As described above with respect an embodiment of a ventilated cage and rack system, air enters into the cages 123, 122 via air supply plena 340, and in turn cage coupling 52. Air is exhausted out of the bonnets 200 of cages 123, 122, under canopies 310 and 310′, and into a duct 43 in air exhaust plena 342. As also described above, air also travels from the ambient room environment across the top of cage bonnet 200, and into air exhaust plena 342.
As described above, canopies 310, 310′ are shaped and disposed such that the air leaving cages 123, 122 and the ambient room environment are advantageously channeled to exhaust plena 342. Importantly, both canopy 310 and canopy 310′, which are of the same design, can facilitate an advantageous exhausting air flow whether a single wide cage 123, or two narrower cages 122 are disposed thereunder.
Additionally, cage 123 may be advantageously retained in position by cage lock 310, which engages with cage 123 at one side. In contrast, cages 122 may be retained in proper position in the rack by cage locks 500, 502.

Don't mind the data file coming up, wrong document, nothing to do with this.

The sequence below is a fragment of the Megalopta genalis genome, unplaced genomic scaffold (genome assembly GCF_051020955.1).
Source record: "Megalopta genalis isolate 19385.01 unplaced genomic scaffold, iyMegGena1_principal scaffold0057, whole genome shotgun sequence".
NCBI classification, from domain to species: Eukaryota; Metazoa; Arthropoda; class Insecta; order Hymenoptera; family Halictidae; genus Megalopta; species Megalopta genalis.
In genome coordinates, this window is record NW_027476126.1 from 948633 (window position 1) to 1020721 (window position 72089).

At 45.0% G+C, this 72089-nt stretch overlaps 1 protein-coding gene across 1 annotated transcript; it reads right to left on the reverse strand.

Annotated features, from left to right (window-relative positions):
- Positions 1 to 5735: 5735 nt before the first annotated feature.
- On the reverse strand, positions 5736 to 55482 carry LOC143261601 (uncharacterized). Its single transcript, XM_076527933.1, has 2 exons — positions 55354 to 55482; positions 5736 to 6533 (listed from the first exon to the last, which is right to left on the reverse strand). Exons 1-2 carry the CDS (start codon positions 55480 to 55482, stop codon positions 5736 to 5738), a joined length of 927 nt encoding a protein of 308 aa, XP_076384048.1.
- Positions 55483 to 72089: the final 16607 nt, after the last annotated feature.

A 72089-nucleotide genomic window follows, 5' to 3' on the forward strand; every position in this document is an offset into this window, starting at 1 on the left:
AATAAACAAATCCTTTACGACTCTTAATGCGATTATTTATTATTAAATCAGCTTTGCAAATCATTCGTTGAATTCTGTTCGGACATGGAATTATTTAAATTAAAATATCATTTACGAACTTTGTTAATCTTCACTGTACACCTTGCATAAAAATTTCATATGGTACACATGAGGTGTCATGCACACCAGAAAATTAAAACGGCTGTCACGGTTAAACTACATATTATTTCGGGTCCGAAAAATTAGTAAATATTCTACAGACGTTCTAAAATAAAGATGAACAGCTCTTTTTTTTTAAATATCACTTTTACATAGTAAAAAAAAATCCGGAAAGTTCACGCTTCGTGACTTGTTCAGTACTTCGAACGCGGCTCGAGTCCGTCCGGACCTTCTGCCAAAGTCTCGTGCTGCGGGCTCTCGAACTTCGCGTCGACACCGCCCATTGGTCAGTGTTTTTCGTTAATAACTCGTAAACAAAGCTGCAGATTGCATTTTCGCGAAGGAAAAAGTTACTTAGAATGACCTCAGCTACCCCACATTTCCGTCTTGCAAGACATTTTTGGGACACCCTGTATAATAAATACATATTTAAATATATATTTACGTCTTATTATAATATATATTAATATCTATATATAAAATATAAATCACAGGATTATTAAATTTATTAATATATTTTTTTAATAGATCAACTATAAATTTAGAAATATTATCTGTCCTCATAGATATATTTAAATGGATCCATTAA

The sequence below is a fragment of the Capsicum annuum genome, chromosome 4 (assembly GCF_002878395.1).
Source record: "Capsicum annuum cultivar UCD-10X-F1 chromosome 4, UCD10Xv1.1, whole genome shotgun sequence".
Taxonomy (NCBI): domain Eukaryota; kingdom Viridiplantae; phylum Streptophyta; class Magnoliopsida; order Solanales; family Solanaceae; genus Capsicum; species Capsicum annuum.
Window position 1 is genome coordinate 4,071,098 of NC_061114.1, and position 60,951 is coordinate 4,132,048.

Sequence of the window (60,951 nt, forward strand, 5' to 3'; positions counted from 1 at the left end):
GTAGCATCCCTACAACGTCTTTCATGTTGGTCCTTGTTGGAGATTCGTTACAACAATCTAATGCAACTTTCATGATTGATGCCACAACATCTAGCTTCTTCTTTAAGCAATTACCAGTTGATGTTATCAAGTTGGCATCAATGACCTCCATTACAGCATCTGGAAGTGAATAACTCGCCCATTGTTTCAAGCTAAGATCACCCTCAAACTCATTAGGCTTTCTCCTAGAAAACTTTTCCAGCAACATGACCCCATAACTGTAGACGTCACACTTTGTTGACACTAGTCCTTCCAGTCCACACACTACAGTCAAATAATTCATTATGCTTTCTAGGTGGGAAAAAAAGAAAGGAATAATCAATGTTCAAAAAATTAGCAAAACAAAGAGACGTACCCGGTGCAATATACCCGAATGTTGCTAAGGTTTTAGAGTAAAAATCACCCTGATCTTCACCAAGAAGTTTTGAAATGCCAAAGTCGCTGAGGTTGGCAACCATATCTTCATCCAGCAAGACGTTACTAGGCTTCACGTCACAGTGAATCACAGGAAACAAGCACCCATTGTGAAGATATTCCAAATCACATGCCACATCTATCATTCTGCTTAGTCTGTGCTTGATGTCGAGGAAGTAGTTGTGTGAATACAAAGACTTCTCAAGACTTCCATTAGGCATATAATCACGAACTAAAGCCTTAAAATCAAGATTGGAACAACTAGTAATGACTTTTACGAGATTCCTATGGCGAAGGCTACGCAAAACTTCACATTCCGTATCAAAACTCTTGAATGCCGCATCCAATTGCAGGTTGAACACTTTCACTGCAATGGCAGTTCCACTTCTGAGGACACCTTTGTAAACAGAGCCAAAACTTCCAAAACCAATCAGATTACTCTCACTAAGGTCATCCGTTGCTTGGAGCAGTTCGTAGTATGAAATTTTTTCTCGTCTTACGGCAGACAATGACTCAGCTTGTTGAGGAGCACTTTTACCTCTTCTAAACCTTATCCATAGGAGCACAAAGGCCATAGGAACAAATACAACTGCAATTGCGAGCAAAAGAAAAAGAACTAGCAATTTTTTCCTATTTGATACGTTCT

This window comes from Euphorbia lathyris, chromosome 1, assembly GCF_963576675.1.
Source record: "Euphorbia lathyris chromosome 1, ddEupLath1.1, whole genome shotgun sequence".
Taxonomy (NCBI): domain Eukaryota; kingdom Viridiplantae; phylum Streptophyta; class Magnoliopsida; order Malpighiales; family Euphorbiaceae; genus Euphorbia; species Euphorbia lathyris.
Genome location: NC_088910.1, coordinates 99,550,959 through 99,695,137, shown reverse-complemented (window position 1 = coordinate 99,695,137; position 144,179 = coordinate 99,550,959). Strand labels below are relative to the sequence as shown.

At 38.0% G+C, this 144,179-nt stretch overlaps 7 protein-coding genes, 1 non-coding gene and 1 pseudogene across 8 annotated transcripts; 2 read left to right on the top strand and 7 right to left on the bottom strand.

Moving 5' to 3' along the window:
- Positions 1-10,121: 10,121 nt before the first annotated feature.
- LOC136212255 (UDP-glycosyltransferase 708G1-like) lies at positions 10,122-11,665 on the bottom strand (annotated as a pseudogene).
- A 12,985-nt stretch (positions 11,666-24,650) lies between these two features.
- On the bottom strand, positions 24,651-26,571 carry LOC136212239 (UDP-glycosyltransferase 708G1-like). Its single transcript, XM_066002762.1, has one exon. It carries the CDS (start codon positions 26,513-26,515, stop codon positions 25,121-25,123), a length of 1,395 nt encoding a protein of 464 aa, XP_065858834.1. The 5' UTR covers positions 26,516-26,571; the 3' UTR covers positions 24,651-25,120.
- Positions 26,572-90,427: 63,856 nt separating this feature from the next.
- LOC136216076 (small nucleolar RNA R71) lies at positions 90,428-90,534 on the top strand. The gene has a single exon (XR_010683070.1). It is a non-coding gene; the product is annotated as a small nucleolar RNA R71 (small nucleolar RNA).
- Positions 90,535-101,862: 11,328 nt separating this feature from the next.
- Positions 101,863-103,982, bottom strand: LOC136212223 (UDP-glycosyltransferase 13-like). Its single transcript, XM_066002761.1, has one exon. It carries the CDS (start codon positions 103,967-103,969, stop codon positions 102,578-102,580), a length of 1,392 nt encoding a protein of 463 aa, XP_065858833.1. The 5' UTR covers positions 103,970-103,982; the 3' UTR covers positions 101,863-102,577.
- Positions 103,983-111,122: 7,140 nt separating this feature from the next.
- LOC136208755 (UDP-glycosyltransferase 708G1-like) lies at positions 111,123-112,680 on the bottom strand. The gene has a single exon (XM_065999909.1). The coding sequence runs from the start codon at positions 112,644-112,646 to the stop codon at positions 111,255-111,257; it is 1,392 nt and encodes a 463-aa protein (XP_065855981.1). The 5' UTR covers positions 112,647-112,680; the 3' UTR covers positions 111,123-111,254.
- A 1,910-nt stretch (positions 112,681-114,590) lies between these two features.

Canopy 310 may be secured or attached to air exhaust plena 42 of rack 12 by way of tabs 346 and slots 348 defined in top plate 316. Tabs 346 are designed and dimensioned to fit into corresponding slots defined in rack 12 (not shown), preferably in air exist plena 42. Likewise, slots 348 of top plate 316 are designed and dimensioned to mate with corresponding structures (not shown) on rack 12. Accordingly, tabs 346 and slots 348 facilitate the securing of canopy 310 to rack 12, in a manner that is known to those skilled in the art.
A reinforcement member 344 may be disposed on front edge 342 of canopy 310. In an embodiment of the invention, reinforcement member 344 may be formed of metal or relatively rigid material to increase the overall bending rigidity of top plate 316 such that canopy 310 may support the weight of a wide cage 123, or two narrow cages 122. Reinforcement member 344 may be formed as an elongated U shape to snugly fit about front edge 342 and provide bending support to top plate 316.
Positioning recesses 350, 352 may be defined in top plate 316 and extend in a substantially parallel manner from front edge 342 to a rear edge 358 of upper surface 324 of top plate 316. Positioning recesses 350, 352 facilitate the sliding placement into and removal from rack 12 of either a wide cage 123 or two narrow cages 122 on top of canopy 310.